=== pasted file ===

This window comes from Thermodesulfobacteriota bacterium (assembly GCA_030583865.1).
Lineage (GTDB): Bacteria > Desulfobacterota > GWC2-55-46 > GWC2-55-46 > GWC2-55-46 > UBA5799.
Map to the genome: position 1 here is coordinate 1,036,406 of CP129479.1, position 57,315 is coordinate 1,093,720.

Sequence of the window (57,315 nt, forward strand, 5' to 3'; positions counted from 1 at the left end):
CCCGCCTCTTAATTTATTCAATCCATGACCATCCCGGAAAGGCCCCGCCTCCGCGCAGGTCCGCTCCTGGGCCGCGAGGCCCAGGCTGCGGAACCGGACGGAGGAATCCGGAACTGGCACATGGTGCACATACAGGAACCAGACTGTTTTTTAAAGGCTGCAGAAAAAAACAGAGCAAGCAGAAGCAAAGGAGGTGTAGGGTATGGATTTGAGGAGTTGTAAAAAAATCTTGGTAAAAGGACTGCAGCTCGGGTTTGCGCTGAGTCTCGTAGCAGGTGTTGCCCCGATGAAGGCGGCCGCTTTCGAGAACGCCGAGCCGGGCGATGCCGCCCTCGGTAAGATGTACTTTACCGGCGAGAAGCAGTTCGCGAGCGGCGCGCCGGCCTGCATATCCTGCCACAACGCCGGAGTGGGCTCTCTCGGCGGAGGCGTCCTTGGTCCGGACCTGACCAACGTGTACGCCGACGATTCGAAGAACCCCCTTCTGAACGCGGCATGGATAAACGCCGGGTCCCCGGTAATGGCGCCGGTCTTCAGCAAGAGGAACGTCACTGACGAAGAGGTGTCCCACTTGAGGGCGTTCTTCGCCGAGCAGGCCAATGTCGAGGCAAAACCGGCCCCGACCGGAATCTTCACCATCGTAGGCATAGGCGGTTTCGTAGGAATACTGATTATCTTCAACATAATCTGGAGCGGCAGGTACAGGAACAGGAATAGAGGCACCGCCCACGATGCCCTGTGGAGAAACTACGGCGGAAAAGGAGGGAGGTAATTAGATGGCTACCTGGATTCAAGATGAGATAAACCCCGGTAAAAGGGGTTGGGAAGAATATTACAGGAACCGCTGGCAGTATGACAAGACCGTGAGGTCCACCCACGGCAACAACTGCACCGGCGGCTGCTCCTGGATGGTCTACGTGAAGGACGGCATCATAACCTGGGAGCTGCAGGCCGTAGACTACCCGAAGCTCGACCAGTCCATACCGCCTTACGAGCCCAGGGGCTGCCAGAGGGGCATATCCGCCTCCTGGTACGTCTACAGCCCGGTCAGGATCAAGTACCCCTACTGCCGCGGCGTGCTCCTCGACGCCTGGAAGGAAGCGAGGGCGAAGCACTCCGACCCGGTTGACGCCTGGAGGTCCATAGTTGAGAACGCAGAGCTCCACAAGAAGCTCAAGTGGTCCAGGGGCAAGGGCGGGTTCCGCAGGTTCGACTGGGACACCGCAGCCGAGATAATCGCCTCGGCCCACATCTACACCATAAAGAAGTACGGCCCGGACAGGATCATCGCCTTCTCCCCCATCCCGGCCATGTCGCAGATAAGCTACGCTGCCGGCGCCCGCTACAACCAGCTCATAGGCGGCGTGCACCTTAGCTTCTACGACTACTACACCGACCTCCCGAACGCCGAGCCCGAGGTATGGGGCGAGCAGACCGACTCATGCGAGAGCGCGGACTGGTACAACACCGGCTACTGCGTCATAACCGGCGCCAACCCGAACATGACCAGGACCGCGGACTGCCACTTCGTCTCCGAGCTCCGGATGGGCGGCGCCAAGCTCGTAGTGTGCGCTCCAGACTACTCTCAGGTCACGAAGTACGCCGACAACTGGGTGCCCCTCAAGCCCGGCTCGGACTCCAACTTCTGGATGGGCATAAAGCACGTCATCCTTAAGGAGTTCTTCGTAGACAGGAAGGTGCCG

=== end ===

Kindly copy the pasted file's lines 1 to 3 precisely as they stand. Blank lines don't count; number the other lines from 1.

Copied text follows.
This window comes from Thermodesulfobacteriota bacterium (assembly GCA_030583865.1).
Lineage (GTDB): Bacteria > Desulfobacterota > GWC2-55-46 > GWC2-55-46 > GWC2-55-46 > UBA5799.
Map to the genome: position 1 here is coordinate 1,036,406 of CP129479.1, position 57,315 is coordinate 1,093,720.